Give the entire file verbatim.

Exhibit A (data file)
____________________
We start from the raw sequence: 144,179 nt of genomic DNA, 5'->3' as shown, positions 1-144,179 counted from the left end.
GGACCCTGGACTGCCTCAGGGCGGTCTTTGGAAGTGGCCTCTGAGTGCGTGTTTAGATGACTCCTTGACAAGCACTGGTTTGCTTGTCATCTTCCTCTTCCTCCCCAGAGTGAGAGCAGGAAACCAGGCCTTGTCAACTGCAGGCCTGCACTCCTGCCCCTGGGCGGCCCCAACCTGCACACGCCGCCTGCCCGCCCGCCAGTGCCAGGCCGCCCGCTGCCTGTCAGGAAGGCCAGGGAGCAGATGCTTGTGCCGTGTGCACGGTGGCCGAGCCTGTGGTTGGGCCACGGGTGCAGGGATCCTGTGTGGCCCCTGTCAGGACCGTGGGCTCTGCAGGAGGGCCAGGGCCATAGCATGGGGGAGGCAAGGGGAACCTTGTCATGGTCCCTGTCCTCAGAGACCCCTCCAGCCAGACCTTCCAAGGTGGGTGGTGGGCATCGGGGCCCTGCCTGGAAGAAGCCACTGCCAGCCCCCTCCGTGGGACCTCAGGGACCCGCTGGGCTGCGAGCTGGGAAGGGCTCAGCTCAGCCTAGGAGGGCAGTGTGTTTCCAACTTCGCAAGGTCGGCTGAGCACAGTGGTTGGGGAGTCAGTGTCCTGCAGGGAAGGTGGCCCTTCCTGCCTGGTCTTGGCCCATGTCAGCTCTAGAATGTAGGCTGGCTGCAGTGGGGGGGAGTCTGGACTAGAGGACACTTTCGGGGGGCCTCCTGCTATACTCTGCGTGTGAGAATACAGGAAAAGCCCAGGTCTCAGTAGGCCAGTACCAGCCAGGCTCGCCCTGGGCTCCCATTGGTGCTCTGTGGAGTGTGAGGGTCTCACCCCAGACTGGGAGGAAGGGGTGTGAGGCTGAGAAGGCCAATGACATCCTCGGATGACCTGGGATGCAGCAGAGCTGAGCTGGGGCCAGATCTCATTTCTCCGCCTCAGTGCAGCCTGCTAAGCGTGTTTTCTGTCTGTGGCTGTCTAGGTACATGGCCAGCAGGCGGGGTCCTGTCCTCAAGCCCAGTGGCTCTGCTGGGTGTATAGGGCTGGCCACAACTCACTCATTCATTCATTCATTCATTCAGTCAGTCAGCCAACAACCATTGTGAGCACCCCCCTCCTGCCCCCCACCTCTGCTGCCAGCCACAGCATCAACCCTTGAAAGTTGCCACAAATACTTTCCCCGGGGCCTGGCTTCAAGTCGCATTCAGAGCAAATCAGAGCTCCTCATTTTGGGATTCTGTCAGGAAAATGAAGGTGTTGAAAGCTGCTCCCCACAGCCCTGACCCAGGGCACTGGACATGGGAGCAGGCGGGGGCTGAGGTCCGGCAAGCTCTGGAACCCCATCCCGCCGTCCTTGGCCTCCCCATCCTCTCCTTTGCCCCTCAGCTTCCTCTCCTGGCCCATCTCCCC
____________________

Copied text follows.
We start from the raw sequence: 144,179 nt of genomic DNA, 5'->3' as shown, positions 1-144,179 counted from the left end.
GGACCCTGGACTGCCTCAGGGCGGTCTTTGGAAGTGGCCTCTGAGTGCGTGTTTAGATGACTCCTTGACAAGCACTGGTTTGCTTGTCATCTTCCTCTTCCTCCCCAGAGTGAGAGCAGGAAACCAGGCCTTGTCAACTGCAGGCCTGCACTCCTGCCCCTGGGCGGCCCCAACCTGCACACGCCGCCTGCCCGCCCGCCAGTGCCAGGCCGCCCGCTGCCTGTCAGGAAGGCCAGGGAGCAGATGCTTGTGCCGTGTGCACGGTGGCCGAGCCTGTGGTTGGGCCACGGGTGCAGGGATCCTGTGTGGCCCCTGTCAGGACCGTGGGCTCTGCAGGAGGGCCAGGGCCATAGCATGGGGGAGGCAAGGGGAACCTTGTCATGGTCCCTGTCCTCAGAGACCCCTCCAGCCAGACCTTCCAAGGTGGGTGGTGGGCATCGGGGCCCTGCCTGGAAGAAGCCACTGCCAGCCCCCTCCGTGGGACCTCAGGGACCCGCTGGGCTGCGAGCTGGGAAGGGCTCAGCTCAGCCTAGGAGGGCAGTGTGTTTCCAACTTCGCAAGGTCGGCTGAGCACAGTGGTTGGGGAGTCAGTGTCCTGCAGGGAAGGTGGCCCTTCCTGCCTGGTCTTGGCCCATGTCAGCTCTAGAATGTAGGCTGGCTGCAGTGGGGGGGAGTCTGGACTAGAGGACACTTTCGGGGGGCCTCCTGCTATACTCTGCGTGTGAGAATACAGGAAAAGCCCAGGTCTCAGTAGGCCAGTACCAGCCAGGCTCGCCCTGGGCTCCCATTGGTGCTCTGTGGAGTGTGAGGGTCTCACCCCAGACTGGGAGGAAGGGGTGTGAGGCTGAGAAGGCCAATGACATCCTCGGATGACCTGGGATGCAGCAGAGCTGAGCTGGGGCCAGATCTCATTTCTCCGCCTCAGTGCAGCCTGCTAAGCGTGTTTTCTGTCTGTGGCTGTCTAGGTACATGGCCAGCAGGCGGGGTCCTGTCCTCAAGCCCAGTGGCTCTGCTGGGTGTATAGGGCTGGCCACAACTCACTCATTCATTCATTCATTCATTCAGTCAGTCAGCCAACAACCATTGTGAGCACCCCCCTCCTGCCCCCCACCTCTGCTGCCAGCCACAGCATCAACCCTTGAAAGTTGCCACAAATACTTTCCCCGGGGCCTGGCTTCAAGTCGCATTCAGAGCAAATCAGAGCTCCTCATTTTGGGATTCTGTCAGGAAAATGAAGGTGTTGAAAGCTGCTCCCCACAGCCCTGACCCAGGGCACTGGACATGGGAGCAGGCGGGGGCTGAGGTCCGGCAAGCTCTGGAACCCCATCCCGCCGTCCTTGGCCTCCCCATCCTCTCCTTTGCCCCTCAGCTTCCTCTCCTGGCCCATCTCCCC